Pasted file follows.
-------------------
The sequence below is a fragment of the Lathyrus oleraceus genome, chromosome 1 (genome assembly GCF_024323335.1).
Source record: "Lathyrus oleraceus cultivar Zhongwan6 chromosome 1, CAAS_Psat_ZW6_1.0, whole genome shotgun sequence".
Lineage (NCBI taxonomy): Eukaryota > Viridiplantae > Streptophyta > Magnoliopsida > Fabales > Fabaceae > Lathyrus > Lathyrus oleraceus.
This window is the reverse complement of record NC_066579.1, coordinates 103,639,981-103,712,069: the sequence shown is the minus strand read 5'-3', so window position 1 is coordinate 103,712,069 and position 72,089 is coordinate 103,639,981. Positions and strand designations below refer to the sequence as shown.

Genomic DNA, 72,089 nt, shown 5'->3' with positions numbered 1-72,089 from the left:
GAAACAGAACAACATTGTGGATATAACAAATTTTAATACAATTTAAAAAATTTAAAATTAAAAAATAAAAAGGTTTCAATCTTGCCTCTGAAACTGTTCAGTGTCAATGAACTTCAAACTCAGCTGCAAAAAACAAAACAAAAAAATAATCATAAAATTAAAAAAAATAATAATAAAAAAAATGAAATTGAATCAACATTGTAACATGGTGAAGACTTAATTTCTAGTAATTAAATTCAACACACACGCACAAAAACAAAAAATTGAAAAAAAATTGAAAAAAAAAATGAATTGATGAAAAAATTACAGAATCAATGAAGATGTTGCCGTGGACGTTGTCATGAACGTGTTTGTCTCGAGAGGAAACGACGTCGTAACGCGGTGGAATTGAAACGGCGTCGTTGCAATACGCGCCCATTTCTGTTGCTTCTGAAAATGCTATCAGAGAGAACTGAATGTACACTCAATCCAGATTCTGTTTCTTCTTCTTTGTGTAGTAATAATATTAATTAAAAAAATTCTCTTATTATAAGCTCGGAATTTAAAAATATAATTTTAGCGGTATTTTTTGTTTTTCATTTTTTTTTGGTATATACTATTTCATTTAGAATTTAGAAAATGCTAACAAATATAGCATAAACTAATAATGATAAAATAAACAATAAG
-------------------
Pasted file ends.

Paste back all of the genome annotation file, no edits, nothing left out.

The sequence below is a fragment of the Lathyrus oleraceus genome, chromosome 1 (genome assembly GCF_024323335.1).
Source record: "Lathyrus oleraceus cultivar Zhongwan6 chromosome 1, CAAS_Psat_ZW6_1.0, whole genome shotgun sequence".
Lineage (NCBI taxonomy): Eukaryota > Viridiplantae > Streptophyta > Magnoliopsida > Fabales > Fabaceae > Lathyrus > Lathyrus oleraceus.
This window is the reverse complement of record NC_066579.1, coordinates 103,639,981-103,712,069: the sequence shown is the minus strand read 5'-3', so window position 1 is coordinate 103,712,069 and position 72,089 is coordinate 103,639,981. Positions and strand designations below refer to the sequence as shown.

Genomic DNA, 72,089 nt, shown 5'->3' with positions numbered 1-72,089 from the left:
GAAACAGAACAACATTGTGGATATAACAAATTTTAATACAATTTAAAAAATTTAAAATTAAAAAATAAAAAGGTTTCAATCTTGCCTCTGAAACTGTTCAGTGTCAATGAACTTCAAACTCAGCTGCAAAAAACAAAACAAAAAAATAATCATAAAATTAAAAAAAATAATAATAAAAAAAATGAAATTGAATCAACATTGTAACATGGTGAAGACTTAATTTCTAGTAATTAAATTCAACACACACGCACAAAAACAAAAAATTGAAAAAAAATTGAAAAAAAAAATGAATTGATGAAAAAATTACAGAATCAATGAAGATGTTGCCGTGGACGTTGTCATGAACGTGTTTGTCTCGAGAGGAAACGACGTCGTAACGCGGTGGAATTGAAACGGCGTCGTTGCAATACGCGCCCATTTCTGTTGCTTCTGAAAATGCTATCAGAGAGAACTGAATGTACACTCAATCCAGATTCTGTTTCTTCTTCTTTGTGTAGTAATAATATTAATTAAAAAAATTCTCTTATTATAAGCTCGGAATTTAAAAATATAATTTTAGCGGTATTTTTTGTTTTTCATTTTTTTTTGGTATATACTATTTCATTTAGAATTTAGAAAATGCTAACAAATATAGCATAAACTAATAATGATAAAATAAACAATAAG